“We’re telling clients to consider accelerating gains now, because rates are lower, and possibly deferring losses so when rates go up, which we do feel they will, at least they can get a better bang for the buck,” Kufeld said.
Among the 3,000 largest U.S. companies, about 250 are paying at least 3 percent annually and have climbed 50 percent or more since the S&P 500 began to rise from a 12-year low in March 2009. On average, they yield 5.3 percent and are up 129 percent, data compiled by Bloomberg show.
Sara Lee, Merck
While Sara Lee, the maker of Ball Park hot dogs and Hillshire Farm meat products, has more than doubled over the past 18 months, it has dropped 5.6 percent in September. Merck, the second-largest U.S. drugmaker, has risen 5.6 percent this month, extending its gain since March 2009 to 75 percent. The S&P 500 is heading for the biggest September rally since 1939.
Stocks post below-average returns in years when capital- gains taxes are raised, according to Leuthold Group LLC, which has studied the market’s performance since 1917. The Dow Jones Industrial Average rose 4.8 percent on average in the 11 years when the tax went up, trailing the 14.7 percent advance in the 10 years when the tax was lowered, Leuthold data showed.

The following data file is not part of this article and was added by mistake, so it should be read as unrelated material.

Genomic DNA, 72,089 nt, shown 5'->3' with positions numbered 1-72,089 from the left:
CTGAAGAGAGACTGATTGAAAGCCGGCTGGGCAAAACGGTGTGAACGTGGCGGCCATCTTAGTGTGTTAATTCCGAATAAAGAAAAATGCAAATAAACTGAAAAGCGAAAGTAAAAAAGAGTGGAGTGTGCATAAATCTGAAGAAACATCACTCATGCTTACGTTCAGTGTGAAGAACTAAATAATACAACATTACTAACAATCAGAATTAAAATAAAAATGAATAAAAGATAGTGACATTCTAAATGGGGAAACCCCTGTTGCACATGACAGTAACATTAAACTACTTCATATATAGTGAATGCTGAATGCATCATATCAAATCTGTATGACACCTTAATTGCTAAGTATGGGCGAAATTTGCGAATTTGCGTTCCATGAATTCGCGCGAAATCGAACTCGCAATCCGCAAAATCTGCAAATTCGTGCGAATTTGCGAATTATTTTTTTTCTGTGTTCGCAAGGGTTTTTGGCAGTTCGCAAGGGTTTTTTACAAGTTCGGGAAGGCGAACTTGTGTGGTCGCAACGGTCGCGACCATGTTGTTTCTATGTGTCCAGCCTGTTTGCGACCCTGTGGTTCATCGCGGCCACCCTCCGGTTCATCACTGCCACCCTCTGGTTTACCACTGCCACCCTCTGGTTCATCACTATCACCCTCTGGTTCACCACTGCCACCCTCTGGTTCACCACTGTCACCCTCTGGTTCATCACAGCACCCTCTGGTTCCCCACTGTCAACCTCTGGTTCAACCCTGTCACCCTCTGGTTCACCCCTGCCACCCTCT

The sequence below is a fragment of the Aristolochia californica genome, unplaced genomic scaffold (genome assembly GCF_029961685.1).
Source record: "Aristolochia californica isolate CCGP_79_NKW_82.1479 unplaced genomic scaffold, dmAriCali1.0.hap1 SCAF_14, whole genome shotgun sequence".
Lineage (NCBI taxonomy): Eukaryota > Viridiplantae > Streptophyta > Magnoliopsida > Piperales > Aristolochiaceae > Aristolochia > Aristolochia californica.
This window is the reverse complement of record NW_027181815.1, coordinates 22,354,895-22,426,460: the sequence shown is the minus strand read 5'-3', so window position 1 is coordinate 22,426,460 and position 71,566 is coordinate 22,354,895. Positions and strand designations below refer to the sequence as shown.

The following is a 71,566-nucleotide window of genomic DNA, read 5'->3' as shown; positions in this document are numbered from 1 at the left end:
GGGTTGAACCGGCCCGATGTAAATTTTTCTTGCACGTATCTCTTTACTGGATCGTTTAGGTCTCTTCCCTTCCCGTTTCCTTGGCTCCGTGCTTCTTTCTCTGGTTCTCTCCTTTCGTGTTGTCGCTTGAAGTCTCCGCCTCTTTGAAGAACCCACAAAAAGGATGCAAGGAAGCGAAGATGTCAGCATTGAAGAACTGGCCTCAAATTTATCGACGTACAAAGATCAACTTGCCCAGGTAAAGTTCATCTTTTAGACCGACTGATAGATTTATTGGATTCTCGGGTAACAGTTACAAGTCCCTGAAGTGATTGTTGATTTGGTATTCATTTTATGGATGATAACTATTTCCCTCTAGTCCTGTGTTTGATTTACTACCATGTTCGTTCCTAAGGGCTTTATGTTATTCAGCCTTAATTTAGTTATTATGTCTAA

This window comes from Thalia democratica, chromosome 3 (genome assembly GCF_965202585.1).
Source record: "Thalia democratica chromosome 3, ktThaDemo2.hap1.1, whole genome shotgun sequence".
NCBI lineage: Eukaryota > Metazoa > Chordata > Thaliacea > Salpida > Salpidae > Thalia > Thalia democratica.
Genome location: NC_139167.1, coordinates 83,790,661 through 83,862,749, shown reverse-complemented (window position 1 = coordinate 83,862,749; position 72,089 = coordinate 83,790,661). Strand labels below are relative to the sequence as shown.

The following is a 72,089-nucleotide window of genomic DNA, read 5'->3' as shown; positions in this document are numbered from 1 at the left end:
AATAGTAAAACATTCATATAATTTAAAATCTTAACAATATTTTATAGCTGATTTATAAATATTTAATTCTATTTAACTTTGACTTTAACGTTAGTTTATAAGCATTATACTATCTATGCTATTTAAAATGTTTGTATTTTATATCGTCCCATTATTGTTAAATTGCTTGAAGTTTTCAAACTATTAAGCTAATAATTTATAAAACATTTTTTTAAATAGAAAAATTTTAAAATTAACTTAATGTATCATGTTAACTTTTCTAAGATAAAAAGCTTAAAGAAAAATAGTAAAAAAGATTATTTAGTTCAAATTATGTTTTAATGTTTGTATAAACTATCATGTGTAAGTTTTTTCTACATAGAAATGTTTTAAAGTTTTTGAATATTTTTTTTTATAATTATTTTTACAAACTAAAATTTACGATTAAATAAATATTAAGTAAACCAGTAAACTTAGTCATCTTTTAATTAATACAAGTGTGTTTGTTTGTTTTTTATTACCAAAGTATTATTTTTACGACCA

“The difference in performance suggests that the stock market could face an uphill battle in 2011 when that cap gains tax increase goes into effect,” Doug Ramsey, Leuthold’s director of research in Minneapolis, wrote in a note in July.
Obama’s administration will most likely allow tax cuts for the wealthiest Americans to expire after 2010, said Barry Knapp, chief U.S. equity strategist at Barclays Plc in New York. Should that happen, the S&P 500 may lose 100 points or more because the highest-paid individuals own three quarters of the market, Knapp estimated. The index closed yesterday at 1,144.73, compared with its record high of 1,565.15 in October 2007 and the low of 676.53 in March 2009.
At the end of the first quarter, about $10.4 trillion of stocks owned by American households and non-profit organizations, or 61 percent, were taxable, Barclays data show.
Tax concerns aren’t enough to spur most investors to sell, said Todd M. Morgan, chairman of Bel Air Investment Advisors LLC in Los Angeles, which manages $5 billion. Morgan predicted any increase will be small and said the only people inclined to divest would be company insiders, he said.
“If you told me capital gains are going back to 30 percent, we’ll have a different conversation,” he said. “But going to 15 to 20, it’s not going to change people’s investment soundness. It’s more important for people that are founders and people that own huge blocks of stocks.”
The possibility of higher taxes has been enough to chase some managers away from the market, said Michael Yoshikami, who oversees about $1 billion at YCMNet Advisors in Walnut Creek, California.
“Institutional investors are strongly considering taking taxable capital gains this year rather than next year,” he said. “The likelihood of rising taxes does create a temptation for us to go ahead and take taxable gains this year.”